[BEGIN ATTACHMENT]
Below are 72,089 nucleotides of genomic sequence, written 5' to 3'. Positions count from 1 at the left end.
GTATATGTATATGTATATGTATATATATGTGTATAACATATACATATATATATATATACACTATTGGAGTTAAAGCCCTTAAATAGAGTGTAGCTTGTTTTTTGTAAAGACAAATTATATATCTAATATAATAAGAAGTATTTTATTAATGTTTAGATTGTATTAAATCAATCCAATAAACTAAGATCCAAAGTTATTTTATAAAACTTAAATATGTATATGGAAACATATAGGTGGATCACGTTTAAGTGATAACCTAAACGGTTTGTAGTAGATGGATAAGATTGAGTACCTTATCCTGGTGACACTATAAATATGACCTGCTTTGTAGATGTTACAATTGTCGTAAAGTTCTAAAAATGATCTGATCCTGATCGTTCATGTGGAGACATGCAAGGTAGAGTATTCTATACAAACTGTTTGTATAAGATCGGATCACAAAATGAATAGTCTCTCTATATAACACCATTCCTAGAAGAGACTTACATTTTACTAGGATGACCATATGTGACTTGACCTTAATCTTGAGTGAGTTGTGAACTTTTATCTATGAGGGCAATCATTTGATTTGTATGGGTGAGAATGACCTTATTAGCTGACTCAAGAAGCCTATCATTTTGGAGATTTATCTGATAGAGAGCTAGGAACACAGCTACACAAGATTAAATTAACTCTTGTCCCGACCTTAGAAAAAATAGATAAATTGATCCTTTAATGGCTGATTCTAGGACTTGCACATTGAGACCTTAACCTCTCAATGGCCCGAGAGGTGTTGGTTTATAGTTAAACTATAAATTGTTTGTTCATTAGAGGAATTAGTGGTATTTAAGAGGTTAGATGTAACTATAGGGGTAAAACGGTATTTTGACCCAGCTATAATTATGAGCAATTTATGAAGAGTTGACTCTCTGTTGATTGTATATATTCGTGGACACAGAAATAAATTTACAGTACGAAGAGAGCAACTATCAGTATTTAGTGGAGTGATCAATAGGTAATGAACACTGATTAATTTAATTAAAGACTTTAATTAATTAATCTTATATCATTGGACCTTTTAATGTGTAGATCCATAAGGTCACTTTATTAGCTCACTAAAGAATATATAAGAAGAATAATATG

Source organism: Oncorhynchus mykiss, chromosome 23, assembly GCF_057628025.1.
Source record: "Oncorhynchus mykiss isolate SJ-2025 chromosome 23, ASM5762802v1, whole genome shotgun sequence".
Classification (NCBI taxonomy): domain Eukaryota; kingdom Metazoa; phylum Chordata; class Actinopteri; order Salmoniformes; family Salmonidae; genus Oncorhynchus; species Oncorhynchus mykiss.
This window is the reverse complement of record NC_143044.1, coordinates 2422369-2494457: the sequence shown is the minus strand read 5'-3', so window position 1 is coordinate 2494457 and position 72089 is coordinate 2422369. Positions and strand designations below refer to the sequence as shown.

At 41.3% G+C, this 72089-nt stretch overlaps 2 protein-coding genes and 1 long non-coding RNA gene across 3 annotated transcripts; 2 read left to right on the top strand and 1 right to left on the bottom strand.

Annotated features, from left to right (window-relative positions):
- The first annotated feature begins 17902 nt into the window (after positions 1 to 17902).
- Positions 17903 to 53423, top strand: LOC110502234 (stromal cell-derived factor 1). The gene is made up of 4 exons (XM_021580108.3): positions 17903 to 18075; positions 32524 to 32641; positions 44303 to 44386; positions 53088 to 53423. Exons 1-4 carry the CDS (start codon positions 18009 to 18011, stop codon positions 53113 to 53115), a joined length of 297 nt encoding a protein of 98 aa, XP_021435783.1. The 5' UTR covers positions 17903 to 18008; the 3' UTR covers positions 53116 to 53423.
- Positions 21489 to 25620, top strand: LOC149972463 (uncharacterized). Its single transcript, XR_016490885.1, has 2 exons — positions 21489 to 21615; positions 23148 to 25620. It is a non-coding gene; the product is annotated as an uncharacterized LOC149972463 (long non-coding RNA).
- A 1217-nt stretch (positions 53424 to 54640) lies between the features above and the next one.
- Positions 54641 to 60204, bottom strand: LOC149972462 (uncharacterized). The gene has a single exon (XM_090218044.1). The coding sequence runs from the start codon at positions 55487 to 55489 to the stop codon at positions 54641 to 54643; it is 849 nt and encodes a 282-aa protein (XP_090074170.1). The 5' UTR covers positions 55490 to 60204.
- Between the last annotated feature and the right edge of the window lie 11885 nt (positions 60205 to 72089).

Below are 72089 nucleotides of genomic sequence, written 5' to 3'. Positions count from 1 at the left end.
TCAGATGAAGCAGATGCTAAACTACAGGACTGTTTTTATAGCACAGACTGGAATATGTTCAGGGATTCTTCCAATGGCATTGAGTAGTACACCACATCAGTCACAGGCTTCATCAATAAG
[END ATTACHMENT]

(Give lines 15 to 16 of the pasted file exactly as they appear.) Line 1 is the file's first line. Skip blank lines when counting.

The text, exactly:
Below are 72089 nucleotides of genomic sequence, written 5' to 3'. Positions count from 1 at the left end.
TCAGATGAAGCAGATGCTAAACTACAGGACTGTTTTTATAGCACAGACTGGAATATGTTCAGGGATTCTTCCAATGGCATTGAGTAGTACACCACATCAGTCACAGGCTTCATCAATAAG